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This Month in Aviation History (June)

On Saturday, June 4th 1927, a mere two weeks after Charles A. Lindbergh had changed the world, a Bellanca WB-2 monoplane christened “Columbia” took off on what was to be the second non-stop Trans-Atlantic airplane flight -- and the first-ever passenger carrying flight to cross the great ocean. But for several twists of fate, this aircraft could have been the first to do both...On Saturday, June 4th 1927, a mere two weeks after Charles A. Lindbergh had changed the world, a Bellanca WB-2 monoplane christened “Columbia” took off on what was to be the second non-stop Trans-Atlantic airplane flight -- and the first-ever passenger carrying flight to cross the great ocean. But for several twists of fate, this aircraft could have been the first to do both...

While shopping for a plane to cross the Atlantic and claim the $25,000 Ortieg Prize, Charles Lindbergh had tried to purchase the Bellanca WB-2, but the Bellanca could only be had with the pilot, Clarence Chamberlin. This was a condition set by the owners, the Columbia Aircraft Corporation, in the person of Charles Levine. Lindbergh took his business elsewhere.

The WB-2 was earth-bound, on May 20th, when the Ryan NY-P “Spirit of St. Louis,” took off for Paris. A court order (brought on by intense bickering during the crew selection process) left the Bellanca grounded -- and sentenced to the shadows of history, forever.

When the court order had been rescinded, an eternity had passed for aviation. Lindbergh had conquered the Atlantic, but Chamberlin was set to try again. This time the target would not be Paris. The target would be more than 500 miles further (Berlin) AND it was announced that Chamberlin was not to fly alone, but with a secret passenger.

As Chamberlin readied the aircraft for takeoff from Roosevelt Field in New York, a car pulled up and the aircraft’s wealthy owner, Charles Levine stepped out. He walked quickly to the WB-2, and in front of shocked onlookers, climbed in and the pair took off. Perhaps the most astonished was Levine’s wife Grace, who screamed “He’s not going!” several times before nearly fainting. She had earlier threatened to burn the plane before allowing Levine to become the passenger. Clearly, she was too late.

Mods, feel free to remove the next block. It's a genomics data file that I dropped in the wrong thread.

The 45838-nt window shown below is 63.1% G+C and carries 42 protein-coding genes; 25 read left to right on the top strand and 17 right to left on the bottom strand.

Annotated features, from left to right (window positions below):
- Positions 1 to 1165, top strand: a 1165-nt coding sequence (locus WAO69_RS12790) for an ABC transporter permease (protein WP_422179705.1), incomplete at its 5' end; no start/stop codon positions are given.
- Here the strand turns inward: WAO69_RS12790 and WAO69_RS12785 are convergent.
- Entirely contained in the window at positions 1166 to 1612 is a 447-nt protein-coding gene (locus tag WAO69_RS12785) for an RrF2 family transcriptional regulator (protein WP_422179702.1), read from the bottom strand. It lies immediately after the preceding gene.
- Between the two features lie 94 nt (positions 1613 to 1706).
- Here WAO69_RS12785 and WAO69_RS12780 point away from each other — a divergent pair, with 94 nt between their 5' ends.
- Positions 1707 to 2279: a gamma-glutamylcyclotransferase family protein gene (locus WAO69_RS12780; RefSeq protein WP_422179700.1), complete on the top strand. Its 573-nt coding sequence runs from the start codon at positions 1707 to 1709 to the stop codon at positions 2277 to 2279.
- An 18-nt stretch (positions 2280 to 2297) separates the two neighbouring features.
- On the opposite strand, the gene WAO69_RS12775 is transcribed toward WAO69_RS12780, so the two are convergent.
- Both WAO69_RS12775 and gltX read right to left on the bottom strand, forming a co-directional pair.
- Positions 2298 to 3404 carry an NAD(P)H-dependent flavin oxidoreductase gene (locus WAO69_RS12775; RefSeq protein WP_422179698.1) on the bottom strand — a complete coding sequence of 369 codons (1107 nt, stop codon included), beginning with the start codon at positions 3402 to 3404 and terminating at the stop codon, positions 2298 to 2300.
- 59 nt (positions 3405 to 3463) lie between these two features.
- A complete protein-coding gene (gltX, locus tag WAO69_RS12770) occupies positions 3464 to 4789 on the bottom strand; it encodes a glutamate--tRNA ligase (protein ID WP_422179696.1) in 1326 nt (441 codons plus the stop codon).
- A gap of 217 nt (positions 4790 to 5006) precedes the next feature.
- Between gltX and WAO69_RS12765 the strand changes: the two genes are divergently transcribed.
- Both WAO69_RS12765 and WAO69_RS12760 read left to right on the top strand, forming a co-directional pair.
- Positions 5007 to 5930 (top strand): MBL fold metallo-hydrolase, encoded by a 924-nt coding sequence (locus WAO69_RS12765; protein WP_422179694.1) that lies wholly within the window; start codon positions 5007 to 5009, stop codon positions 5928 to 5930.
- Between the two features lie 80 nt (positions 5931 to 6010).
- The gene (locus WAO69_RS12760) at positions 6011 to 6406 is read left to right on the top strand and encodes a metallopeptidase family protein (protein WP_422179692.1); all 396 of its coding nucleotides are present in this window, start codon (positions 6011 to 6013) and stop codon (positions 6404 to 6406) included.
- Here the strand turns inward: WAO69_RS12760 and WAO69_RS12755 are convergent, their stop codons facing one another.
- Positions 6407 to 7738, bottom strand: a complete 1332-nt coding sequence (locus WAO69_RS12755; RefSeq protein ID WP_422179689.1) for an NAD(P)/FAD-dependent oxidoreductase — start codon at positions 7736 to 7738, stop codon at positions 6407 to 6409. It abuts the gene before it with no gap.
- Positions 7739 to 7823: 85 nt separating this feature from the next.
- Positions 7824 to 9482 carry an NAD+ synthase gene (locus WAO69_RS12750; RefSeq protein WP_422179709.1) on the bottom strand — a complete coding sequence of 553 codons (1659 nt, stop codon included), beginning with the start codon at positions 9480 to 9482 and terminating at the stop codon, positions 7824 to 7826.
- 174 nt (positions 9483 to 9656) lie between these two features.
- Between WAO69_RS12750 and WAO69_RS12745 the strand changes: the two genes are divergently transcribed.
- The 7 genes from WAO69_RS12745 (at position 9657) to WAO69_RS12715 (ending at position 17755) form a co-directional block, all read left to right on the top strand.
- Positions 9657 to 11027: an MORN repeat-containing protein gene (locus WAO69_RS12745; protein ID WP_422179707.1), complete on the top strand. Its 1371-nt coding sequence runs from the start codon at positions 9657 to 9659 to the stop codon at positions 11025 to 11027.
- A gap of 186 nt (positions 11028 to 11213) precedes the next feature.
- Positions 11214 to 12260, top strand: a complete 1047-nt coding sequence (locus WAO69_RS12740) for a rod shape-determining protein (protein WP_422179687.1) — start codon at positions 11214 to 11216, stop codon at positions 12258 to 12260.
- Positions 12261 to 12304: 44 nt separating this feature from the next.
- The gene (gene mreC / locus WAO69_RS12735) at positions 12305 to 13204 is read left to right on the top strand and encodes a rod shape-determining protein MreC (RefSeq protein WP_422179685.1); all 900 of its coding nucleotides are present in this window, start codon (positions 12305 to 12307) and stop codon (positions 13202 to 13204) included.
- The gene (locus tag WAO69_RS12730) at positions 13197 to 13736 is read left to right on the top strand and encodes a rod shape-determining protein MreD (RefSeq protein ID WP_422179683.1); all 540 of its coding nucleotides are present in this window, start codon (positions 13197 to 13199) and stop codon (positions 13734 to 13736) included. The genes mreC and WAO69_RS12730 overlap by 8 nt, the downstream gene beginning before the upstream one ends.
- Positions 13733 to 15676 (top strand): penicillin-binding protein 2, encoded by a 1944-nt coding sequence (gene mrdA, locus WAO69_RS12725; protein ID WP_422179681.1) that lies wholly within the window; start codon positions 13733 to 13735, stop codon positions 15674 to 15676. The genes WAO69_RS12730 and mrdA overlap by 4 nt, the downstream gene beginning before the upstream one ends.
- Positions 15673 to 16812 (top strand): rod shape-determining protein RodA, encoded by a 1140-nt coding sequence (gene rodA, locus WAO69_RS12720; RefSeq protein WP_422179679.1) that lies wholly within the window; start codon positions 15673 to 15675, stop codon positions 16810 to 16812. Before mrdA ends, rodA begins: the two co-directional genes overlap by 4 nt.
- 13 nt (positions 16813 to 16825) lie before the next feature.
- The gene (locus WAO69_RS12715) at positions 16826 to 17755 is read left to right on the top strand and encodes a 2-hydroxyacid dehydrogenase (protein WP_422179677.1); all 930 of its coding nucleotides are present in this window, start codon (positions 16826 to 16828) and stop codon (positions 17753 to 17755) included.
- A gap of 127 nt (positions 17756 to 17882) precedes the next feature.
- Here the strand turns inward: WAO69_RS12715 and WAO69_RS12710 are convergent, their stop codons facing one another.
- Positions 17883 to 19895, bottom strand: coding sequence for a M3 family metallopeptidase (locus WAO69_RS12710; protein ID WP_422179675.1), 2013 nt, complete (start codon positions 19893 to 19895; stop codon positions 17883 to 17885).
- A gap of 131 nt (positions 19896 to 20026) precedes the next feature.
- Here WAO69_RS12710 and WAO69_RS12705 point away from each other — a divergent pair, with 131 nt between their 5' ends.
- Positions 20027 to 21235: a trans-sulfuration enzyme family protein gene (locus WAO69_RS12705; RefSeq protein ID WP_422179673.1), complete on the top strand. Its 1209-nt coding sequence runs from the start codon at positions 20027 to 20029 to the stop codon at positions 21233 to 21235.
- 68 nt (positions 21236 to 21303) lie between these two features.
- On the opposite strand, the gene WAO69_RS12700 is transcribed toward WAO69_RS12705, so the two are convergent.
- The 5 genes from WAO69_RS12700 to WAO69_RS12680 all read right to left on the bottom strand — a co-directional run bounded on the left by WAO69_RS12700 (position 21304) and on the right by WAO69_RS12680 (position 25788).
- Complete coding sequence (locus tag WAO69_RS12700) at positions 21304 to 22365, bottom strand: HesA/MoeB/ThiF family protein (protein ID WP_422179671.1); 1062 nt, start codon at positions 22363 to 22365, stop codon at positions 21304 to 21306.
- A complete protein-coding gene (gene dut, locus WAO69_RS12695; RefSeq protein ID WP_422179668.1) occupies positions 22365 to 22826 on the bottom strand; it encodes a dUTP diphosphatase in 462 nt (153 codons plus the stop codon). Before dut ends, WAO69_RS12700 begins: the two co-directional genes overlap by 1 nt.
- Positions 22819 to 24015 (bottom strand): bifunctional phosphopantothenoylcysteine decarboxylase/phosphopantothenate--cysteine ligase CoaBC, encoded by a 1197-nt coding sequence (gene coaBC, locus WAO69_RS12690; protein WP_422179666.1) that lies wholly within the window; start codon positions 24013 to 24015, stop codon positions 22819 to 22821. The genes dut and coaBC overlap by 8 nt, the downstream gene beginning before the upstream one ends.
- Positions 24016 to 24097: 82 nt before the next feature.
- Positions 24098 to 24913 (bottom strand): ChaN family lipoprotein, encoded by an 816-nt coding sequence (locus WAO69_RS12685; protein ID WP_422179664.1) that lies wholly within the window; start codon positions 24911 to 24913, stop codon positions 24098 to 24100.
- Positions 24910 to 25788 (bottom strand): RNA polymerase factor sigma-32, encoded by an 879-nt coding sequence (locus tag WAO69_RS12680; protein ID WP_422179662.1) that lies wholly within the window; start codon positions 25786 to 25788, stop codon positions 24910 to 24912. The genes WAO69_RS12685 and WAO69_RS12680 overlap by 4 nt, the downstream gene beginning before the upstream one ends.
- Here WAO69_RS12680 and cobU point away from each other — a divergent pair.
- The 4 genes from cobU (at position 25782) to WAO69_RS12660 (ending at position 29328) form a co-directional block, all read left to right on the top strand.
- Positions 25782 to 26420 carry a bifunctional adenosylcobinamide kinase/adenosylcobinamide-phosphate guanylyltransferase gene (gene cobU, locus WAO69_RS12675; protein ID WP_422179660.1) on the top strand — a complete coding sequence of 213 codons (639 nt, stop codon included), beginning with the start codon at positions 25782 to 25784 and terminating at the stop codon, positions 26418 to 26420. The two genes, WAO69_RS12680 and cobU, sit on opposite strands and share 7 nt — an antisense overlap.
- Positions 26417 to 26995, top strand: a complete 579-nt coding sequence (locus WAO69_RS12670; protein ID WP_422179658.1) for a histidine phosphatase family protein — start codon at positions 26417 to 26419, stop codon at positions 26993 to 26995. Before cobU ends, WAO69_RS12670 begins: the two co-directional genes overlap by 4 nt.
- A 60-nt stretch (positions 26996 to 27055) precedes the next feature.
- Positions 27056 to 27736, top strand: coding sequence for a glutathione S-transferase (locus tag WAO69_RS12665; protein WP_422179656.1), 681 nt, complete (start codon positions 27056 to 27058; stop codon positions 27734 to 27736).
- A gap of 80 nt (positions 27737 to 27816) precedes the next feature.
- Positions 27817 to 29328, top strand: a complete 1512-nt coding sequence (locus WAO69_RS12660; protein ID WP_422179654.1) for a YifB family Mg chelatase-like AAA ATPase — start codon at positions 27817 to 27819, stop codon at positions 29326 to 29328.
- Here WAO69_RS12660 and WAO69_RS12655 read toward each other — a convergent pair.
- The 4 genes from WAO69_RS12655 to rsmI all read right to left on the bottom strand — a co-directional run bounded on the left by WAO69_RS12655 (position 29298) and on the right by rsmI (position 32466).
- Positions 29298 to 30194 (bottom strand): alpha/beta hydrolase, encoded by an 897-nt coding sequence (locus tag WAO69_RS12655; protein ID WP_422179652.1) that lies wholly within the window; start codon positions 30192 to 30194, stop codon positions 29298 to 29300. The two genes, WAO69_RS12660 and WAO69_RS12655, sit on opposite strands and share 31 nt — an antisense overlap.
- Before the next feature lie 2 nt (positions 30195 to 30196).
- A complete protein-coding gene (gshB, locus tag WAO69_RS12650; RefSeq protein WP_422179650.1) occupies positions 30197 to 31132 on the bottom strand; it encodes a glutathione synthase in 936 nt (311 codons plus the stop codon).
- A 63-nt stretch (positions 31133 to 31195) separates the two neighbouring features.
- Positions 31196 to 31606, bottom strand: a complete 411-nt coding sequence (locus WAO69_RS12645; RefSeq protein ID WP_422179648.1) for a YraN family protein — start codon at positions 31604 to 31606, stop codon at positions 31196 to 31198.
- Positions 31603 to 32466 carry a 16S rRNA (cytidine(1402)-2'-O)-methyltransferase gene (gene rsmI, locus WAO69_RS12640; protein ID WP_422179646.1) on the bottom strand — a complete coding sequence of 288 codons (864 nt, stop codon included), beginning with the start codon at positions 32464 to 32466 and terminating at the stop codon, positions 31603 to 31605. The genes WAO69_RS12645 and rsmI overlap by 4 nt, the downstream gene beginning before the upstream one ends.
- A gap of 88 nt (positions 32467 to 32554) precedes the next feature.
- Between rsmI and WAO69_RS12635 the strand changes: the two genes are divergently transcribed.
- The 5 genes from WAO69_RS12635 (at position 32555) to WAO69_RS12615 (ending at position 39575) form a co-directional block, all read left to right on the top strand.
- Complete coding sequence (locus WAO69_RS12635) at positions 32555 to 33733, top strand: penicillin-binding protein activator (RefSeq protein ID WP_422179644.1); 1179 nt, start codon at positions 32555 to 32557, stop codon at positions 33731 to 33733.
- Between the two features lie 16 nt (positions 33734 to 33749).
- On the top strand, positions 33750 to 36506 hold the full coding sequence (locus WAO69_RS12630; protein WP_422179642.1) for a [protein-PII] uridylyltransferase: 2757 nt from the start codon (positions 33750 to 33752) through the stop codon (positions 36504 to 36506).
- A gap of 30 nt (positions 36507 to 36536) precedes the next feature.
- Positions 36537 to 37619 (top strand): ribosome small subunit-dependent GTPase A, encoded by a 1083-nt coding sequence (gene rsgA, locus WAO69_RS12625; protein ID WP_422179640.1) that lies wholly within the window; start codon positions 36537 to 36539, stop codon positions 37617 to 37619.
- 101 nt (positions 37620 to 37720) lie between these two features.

The aircraft wandered its way across the ocean with compass problems and as the Wright Whirlwind engine burned the last of its fuel (some forty-three hours after takeoff), the Columbia had still not reached Berlin. It had passed Paris by a handsome margin, but landed in the village of Helfta, near Eisleben, Germany. After flying nearly 4,000 miles (closer to 4,500 with wind and course corrections included), the pair had put down just 100 miles short of their goal. After refueling, they set out to finish, but became lost in thick cloud cover. Alighting outside Berlin in the town of Kottbus, the WB-2 suffered a broken propeller, but this was quickly repaired. News of the flight had reached Berlin, so when the Columbia at last made her appearance, there was a crowd of some 150,000 at the Tempelhof airfield to greet them.

While not remembered to the extent of Lindbergh, the flight of Clarence Chamberlin and his passenger Charles Levine helped, in no small measure, the acceptance of air travel -- as evidenced by the more than 54 million* passengers who will fly on scheduled carriers this June.

*The estimated number of passengers flown in 1998. Figures provided by “Air Carrier Traffic Statistics-Monthly,' a publication of the U.S. Civil Aeronautics Board.

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About This Author:
Brian Nicklas is a researcher and the Asst. Reference Chief in the Archives Division of the National Air and Space Museum, Smithsonian Institution. As a freelance aerospace writer and photographer he has covered the space program to military aviation, and has flight experience in gliders to blimps. He is an alumnus of Embry-Riddle Aeronautical University, Daytona Beach in Aeronautical Studies and was recently named a Contributing Editor to Air&Space/Smithsonian Magazine. As an unlicensed pilot, he flies in whatever he can when not building airplane models.
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